Jesus has called and chosen… us! Today’s Gospel from Matthew (Chapter 4) reminds me of an experience I had once while visiting the Bay Area. I was roaming around the side streets of North Berkeley, close to where our Franciscan School of Theology use to be, and I noticed a rather large van parked in someone’s driveway. On the side of the van was a sign indicating that it belonged to Time After Time, Inc., a firm specializing in cryonics. You know, cryonics? The hope, belief and practice on the part of some that it is possible to take the body of a person who has recently died and preserving it at extremely low temperatures. The thought is that one might, at some point in the future, be able to resuscitate the corpse, given the possibilities of scientific advancement and so on. It is a complicated and, by the way, very expensive enterprise.
So, anyway, as he looked at the van and noticed its quirky logo, my walking companion quipped, “Oh, I get it. ‘Many are cold, but few are frozen.’”. . . . Okay, so maybe it isn’t exactly what the message is for today, but it may help you remember what the real meaning of the Gospel is. The real theme of the Gospel, of course, is quite closer to the statement : Many are called and few are chosen.
And that’s exactly what is happening in today’s Gospel. Jesus is calling and choosing. And by the way, He quite deliberate and methodical in both His decisions and in His actions.
First, let’s put this all into context. Jesus, after His baptism by his cousin John in the Jordan, has moved into the desert for a period of period of fasting and prayer lasting some 40 days. Now, John has been arrested and Jesus is on His own for the first time. Completely on His own. And He makes some important decisions. Some important choices which will have a profound effect upon His mission.
First of all, instead of returning to His hometown of Nazareth in southern Galilee, Jesus chooses to center his itinerant ministry in the strategically located fishing village of Capernaum in northern Galilee, some 45 miles due north.
Capernaum is located alongside a major trade route called the Via Maris, or the Way of the Sea, originating in Damascus and terminating in Egypt. It was the equivalent of a major superhighway, if you will, in Roman times.
Secondly, Jesus chooses to situate His ministry in Galilee. Note, Galilee. Not Jerusalem, the capital and center of Jewish worship in the Temple. Galilee is “the sticks”, the boondocks. A remote region which is ethnically and culturally mixed in which only about one-half of the population are Jews. It is, by definition, then, ritually impure and contaminated.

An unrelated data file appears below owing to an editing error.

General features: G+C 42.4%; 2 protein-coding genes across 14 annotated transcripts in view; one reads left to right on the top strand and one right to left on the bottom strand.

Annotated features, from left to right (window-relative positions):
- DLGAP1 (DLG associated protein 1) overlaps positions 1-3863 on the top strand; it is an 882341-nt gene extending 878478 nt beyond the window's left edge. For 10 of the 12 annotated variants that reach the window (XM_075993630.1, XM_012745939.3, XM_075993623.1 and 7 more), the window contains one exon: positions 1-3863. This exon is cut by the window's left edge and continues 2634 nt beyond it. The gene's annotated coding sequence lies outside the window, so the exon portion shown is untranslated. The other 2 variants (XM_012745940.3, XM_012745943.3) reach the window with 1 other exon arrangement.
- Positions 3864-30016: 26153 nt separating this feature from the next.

After calling Capernaum of Galilee his new home, Jesus proceeds to call and choose His disciples, His apostles. Once again, His choices are surprising and even confusing. First of all, Jesus does the picking—in a complete reversal of Jewish cultural norms which dictated that students pick their rabbis/ teachers and not the other way around. No, Jesus does the picking, the choosing. And He does it in a very deliberate way. He chooses ordinary people. Not Temple priests, not scholars and academicians. Not even reformers—members of the Pharisees. He doesn’t even choose among the contemplative Essenes, whose community was prototypical of monastic life.
No. Jesus calls and chooses fishermen—businessmen who are rooted in their trade and anchored in their family and community life. He calls people away from their primary responsibilities and identity to something totally new.
So, He picks and chooses. And He calls. Each and every single one personally and by name. And, if the Scriptures are to believed, He calls them in a very simple and direct way. In ten words or less: “Come, follow me, and I will make you fishers of men.” Period.
Amazingly, and nobody to this day knows exactly how or why, they respond to the call, drop everything, and follow him. But the story is not over. Jesus does one more thing. He has chosen his location (Capernaum). He has chosen his disciples. And now He literally takes up where John the Baptist has left off. He has chosen His motto and byword: “Repent, for the kingdom of Heaven is at hand.”
Jesus has called. And chosen. Both then. And now. Because, you see, Jesus has called and chosen… you and me. In baptism, He, as a member of the Trinity, has taken up residence and set up shop in our hearts and minds, in our bodies and souls. He will not budge and He cannot be evicted. So we’re stuck with him.
Secondly, He has chosen each one of us by name. To be and to become His follower and friends. Elsewhere, in the Gospel of Mark, we are told that Jesus picked “those whom He desired…. To be with Him.” And so it is with us. Jesus wants us to be with him. Literally to keep Him company.
Not only that, Jesus has called us to himself so that he can send us to others. To be with and for others as His personal representatives. To preach the coming of the Kingdom of Heaven in practical, down to earth terms. To show others as Jesus shows us, that we are called and chosen for life. For peace. For justice. For serenity. For community. For love. and out of love. So, if you are feeling cold and frozen, it’s time to thaw out. Called and chosen is what we are. And we’re stuck with it. Called and chosen to receive, to be, and to share: Love Himself.